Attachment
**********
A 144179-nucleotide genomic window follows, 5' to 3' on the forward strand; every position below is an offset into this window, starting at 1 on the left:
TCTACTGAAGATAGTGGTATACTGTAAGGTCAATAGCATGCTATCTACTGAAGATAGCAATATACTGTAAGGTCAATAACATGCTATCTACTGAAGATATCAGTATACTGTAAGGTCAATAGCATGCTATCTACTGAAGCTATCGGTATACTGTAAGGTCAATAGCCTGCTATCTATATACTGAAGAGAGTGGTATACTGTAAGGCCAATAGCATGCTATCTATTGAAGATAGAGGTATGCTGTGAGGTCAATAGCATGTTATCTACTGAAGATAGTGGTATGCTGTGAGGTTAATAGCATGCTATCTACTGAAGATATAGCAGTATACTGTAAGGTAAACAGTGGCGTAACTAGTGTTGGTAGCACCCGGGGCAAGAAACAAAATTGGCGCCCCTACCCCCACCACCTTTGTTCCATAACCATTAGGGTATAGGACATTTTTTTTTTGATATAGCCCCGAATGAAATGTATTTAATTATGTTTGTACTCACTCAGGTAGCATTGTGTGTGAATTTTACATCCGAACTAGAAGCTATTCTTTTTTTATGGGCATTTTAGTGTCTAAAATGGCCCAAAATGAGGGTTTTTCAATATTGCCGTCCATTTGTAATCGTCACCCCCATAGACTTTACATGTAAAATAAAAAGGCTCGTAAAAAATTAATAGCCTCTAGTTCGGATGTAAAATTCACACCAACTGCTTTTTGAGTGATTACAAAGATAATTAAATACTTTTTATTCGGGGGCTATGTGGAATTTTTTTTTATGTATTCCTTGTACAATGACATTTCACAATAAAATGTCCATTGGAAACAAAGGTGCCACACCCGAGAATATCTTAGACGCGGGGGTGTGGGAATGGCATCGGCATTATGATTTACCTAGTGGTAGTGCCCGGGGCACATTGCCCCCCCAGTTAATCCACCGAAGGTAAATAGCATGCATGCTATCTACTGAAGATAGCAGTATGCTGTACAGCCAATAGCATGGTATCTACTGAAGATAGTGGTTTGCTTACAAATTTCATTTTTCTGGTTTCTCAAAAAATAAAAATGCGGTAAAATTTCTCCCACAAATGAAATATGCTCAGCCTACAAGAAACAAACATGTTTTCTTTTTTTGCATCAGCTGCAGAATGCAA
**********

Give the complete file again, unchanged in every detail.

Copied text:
A 144179-nucleotide genomic window follows, 5' to 3' on the forward strand; every position below is an offset into this window, starting at 1 on the left:
TCTACTGAAGATAGTGGTATACTGTAAGGTCAATAGCATGCTATCTACTGAAGATAGCAATATACTGTAAGGTCAATAACATGCTATCTACTGAAGATATCAGTATACTGTAAGGTCAATAGCATGCTATCTACTGAAGCTATCGGTATACTGTAAGGTCAATAGCCTGCTATCTATATACTGAAGAGAGTGGTATACTGTAAGGCCAATAGCATGCTATCTATTGAAGATAGAGGTATGCTGTGAGGTCAATAGCATGTTATCTACTGAAGATAGTGGTATGCTGTGAGGTTAATAGCATGCTATCTACTGAAGATATAGCAGTATACTGTAAGGTAAACAGTGGCGTAACTAGTGTTGGTAGCACCCGGGGCAAGAAACAAAATTGGCGCCCCTACCCCCACCACCTTTGTTCCATAACCATTAGGGTATAGGACATTTTTTTTTTGATATAGCCCCGAATGAAATGTATTTAATTATGTTTGTACTCACTCAGGTAGCATTGTGTGTGAATTTTACATCCGAACTAGAAGCTATTCTTTTTTTATGGGCATTTTAGTGTCTAAAATGGCCCAAAATGAGGGTTTTTCAATATTGCCGTCCATTTGTAATCGTCACCCCCATAGACTTTACATGTAAAATAAAAAGGCTCGTAAAAAATTAATAGCCTCTAGTTCGGATGTAAAATTCACACCAACTGCTTTTTGAGTGATTACAAAGATAATTAAATACTTTTTATTCGGGGGCTATGTGGAATTTTTTTTTATGTATTCCTTGTACAATGACATTTCACAATAAAATGTCCATTGGAAACAAAGGTGCCACACCCGAGAATATCTTAGACGCGGGGGTGTGGGAATGGCATCGGCATTATGATTTACCTAGTGGTAGTGCCCGGGGCACATTGCCCCCCCAGTTAATCCACCGAAGGTAAATAGCATGCATGCTATCTACTGAAGATAGCAGTATGCTGTACAGCCAATAGCATGGTATCTACTGAAGATAGTGGTTTGCTTACAAATTTCATTTTTCTGGTTTCTCAAAAAATAAAAATGCGGTAAAATTTCTCCCACAAATGAAATATGCTCAGCCTACAAGAAACAAACATGTTTTCTTTTTTTGCATCAGCTGCAGAATGCAA